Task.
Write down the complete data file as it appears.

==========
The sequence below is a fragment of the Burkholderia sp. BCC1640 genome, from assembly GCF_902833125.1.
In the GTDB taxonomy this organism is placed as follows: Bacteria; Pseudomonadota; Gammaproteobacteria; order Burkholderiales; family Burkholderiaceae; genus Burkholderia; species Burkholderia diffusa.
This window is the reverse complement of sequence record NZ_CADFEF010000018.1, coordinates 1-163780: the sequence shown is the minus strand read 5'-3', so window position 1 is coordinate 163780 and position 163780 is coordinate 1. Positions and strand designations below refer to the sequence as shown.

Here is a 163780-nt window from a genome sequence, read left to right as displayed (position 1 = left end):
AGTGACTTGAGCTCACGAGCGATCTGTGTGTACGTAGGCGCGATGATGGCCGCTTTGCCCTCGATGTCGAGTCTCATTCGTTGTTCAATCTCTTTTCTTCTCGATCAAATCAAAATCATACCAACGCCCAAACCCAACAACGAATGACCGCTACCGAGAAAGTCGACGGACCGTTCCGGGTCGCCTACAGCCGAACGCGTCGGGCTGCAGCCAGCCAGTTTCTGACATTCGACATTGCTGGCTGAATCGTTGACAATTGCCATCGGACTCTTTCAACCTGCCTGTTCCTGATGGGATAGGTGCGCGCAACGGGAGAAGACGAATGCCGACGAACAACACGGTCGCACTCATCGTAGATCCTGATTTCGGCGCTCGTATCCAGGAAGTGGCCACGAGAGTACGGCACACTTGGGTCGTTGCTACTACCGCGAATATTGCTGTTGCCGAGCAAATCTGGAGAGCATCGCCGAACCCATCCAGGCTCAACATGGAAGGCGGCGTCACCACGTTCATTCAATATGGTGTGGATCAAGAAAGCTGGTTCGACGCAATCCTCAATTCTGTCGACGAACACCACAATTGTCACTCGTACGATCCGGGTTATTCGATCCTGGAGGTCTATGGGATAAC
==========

The sequence below is a fragment of the Burkholderia sp. BCC1640 genome, from assembly GCF_902833125.1.
In the GTDB taxonomy this organism is placed as follows: Bacteria; Pseudomonadota; Gammaproteobacteria; order Burkholderiales; family Burkholderiaceae; genus Burkholderia; species Burkholderia diffusa.
This window is the reverse complement of sequence record NZ_CADFEF010000018.1, coordinates 1-163780: the sequence shown is the minus strand read 5'-3', so window position 1 is coordinate 163780 and position 163780 is coordinate 1. Positions and strand designations below refer to the sequence as shown.

Here is a 163780-nt window from a genome sequence, read left to right as displayed (position 1 = left end):
AGTGACTTGAGCTCACGAGCGATCTGTGTGTACGTAGGCGCGATGATGGCCGCTTTGCCCTCGATGTCGAGTCTCATTCGTTGTTCAATCTCTTTTCTTCTCGATCAAATCAAAATCATACCAACGCCCAAACCCAACAACGAATGACCGCTACCGAGAAAGTCGACGGACCGTTCCGGGTCGCCTACAGCCGAACGCGTCGGGCTGCAGCCAGCCAGTTTCTGACATTCGACATTGCTGGCTGAATCGTTGACAATTGCCATCGGACTCTTTCAACCTGCCTGTTCCTGATGGGATAGGTGCGCGCAACGGGAGAAGACGAATGCCGACGAACAACACGGTCGCACTCATCGTAGATCCTGATTTCGGCGCTCGTATCCAGGAAGTGGCCACGAGAGTACGGCACACTTGGGTCGTTGCTACTACCGCGAATATTGCTGTTGCCGAGCAAATCTGGAGAGCATCGCCGAACCCATCCAGGCTCAACATGGAAGGCGGCGTCACCACGTTCATTCAATATGGTGTGGATCAAGAAAGCTGGTTCGACGCAATCCTCAATTCTGTCGACGAACACCACAATTGTCACTCGTACGATCCGGGTTATTCGATCCTGGAGGTCTATGGGATAAC